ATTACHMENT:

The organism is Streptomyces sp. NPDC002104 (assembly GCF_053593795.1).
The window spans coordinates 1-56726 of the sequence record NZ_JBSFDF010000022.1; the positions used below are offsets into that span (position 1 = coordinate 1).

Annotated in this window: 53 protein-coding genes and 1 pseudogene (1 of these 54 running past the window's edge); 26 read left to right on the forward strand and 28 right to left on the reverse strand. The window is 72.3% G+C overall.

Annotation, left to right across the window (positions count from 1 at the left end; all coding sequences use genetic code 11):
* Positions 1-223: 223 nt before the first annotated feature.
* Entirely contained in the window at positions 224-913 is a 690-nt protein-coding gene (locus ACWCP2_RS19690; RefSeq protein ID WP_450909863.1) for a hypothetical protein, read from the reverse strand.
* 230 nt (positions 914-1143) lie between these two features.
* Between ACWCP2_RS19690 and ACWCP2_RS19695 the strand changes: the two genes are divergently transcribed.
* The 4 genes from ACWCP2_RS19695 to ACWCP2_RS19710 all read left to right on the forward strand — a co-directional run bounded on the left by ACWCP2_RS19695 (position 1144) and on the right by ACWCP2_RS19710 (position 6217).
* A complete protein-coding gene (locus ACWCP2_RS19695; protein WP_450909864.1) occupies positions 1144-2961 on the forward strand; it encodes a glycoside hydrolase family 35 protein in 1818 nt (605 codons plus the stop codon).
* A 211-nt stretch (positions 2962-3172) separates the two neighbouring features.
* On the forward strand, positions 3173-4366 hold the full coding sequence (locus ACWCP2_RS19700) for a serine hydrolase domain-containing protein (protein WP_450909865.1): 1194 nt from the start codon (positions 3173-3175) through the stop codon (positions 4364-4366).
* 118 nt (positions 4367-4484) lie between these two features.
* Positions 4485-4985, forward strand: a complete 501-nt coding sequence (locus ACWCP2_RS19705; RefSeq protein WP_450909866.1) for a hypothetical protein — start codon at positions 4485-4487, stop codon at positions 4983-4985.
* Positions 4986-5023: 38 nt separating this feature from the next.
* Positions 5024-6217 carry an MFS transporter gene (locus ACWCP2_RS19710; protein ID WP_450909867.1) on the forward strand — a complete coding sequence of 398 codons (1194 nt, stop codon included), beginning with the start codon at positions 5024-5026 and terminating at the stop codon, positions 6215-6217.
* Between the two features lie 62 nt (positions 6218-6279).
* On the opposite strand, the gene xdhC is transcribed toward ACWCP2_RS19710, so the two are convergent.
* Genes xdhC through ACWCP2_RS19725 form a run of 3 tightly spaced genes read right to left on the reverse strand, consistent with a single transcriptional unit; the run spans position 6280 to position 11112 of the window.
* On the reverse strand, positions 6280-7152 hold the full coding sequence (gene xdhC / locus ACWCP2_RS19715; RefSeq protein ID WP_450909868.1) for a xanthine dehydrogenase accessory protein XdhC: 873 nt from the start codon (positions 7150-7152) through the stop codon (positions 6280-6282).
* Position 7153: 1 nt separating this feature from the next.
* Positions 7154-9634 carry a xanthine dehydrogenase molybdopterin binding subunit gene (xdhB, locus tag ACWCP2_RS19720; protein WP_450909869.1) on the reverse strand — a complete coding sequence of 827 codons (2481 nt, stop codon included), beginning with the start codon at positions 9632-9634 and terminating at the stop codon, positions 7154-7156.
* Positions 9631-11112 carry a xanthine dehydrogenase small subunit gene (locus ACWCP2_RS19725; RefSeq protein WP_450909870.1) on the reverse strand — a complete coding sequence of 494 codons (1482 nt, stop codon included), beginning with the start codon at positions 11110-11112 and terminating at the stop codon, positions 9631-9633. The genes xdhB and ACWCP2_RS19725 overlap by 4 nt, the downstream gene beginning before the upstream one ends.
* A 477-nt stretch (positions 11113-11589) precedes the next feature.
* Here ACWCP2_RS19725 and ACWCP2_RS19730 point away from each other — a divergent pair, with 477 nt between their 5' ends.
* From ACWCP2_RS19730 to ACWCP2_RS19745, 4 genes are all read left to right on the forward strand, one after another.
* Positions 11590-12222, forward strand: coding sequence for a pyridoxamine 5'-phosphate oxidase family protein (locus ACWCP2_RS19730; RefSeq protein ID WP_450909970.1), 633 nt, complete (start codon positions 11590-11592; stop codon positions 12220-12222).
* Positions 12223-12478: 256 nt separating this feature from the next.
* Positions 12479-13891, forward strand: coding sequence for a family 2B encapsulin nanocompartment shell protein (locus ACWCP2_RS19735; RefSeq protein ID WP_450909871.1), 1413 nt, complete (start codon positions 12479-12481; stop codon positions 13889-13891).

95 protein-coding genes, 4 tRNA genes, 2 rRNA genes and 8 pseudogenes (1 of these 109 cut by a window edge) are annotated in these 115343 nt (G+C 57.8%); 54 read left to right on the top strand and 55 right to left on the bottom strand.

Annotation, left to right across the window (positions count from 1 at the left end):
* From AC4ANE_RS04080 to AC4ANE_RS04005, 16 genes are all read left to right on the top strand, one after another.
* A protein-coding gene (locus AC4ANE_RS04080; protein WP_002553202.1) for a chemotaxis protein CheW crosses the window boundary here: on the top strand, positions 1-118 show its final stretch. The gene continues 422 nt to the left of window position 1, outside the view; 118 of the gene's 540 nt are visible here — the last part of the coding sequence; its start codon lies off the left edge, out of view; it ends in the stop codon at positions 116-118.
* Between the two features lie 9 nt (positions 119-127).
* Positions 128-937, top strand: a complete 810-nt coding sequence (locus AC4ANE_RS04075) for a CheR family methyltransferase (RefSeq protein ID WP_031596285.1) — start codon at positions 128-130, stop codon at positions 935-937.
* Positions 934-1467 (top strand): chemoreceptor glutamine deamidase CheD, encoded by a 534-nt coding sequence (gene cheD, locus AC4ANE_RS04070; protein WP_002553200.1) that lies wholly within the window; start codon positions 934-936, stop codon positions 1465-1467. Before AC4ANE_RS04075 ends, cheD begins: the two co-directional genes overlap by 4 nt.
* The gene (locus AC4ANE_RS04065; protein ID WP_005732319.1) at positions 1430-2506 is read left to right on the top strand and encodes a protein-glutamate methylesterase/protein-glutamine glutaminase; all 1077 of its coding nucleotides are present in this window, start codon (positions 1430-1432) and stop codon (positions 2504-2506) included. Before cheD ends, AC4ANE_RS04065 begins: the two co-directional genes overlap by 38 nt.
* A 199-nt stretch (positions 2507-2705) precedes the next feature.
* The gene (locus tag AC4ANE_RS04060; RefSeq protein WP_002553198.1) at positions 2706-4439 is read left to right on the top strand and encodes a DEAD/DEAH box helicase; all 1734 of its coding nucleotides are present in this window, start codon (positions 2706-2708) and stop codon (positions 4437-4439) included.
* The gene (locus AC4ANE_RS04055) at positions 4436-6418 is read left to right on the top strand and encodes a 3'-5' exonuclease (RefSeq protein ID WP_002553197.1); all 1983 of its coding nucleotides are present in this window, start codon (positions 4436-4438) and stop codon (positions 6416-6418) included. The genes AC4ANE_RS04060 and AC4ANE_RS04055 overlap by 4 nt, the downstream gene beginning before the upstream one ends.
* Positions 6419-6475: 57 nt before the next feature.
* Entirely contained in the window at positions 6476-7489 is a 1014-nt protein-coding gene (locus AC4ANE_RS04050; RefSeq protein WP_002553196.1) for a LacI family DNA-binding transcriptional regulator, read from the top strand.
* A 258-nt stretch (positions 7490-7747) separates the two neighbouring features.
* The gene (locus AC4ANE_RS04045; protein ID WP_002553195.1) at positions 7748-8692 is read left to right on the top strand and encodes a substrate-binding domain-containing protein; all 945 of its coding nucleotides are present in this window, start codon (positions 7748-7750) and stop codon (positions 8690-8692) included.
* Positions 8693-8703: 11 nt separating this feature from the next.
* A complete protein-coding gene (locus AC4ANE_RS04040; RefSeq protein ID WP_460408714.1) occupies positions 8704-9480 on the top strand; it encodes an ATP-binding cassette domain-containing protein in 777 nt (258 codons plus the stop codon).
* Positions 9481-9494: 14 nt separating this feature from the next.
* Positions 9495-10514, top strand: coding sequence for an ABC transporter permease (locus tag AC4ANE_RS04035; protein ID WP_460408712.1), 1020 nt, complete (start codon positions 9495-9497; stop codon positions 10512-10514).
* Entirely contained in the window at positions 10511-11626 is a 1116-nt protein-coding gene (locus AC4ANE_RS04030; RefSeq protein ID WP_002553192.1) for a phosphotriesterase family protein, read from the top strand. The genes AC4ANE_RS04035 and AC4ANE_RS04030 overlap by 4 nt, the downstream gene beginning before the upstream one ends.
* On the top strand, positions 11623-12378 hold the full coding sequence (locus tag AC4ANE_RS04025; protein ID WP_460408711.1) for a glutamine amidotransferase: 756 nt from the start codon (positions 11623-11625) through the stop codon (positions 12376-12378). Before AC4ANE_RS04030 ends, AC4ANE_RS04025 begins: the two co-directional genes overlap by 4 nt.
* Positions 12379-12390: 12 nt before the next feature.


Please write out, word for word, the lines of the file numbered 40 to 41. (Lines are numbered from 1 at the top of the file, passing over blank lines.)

* The gene (locus AC4ANE_RS04055) at positions 4436-6418 is read left to right on the top strand and encodes a 3'-5' exonuclease (RefSeq protein ID WP_002553197.1); all 1983 of its coding nucleotides are present in this window, start codon (positions 4436-4438) and stop codon (positions 6416-6418) included. The genes AC4ANE_RS04060 and AC4ANE_RS04055 overlap by 4 nt, the downstream gene beginning before the upstream one ends.
* Positions 6419-6475: 57 nt before the next feature.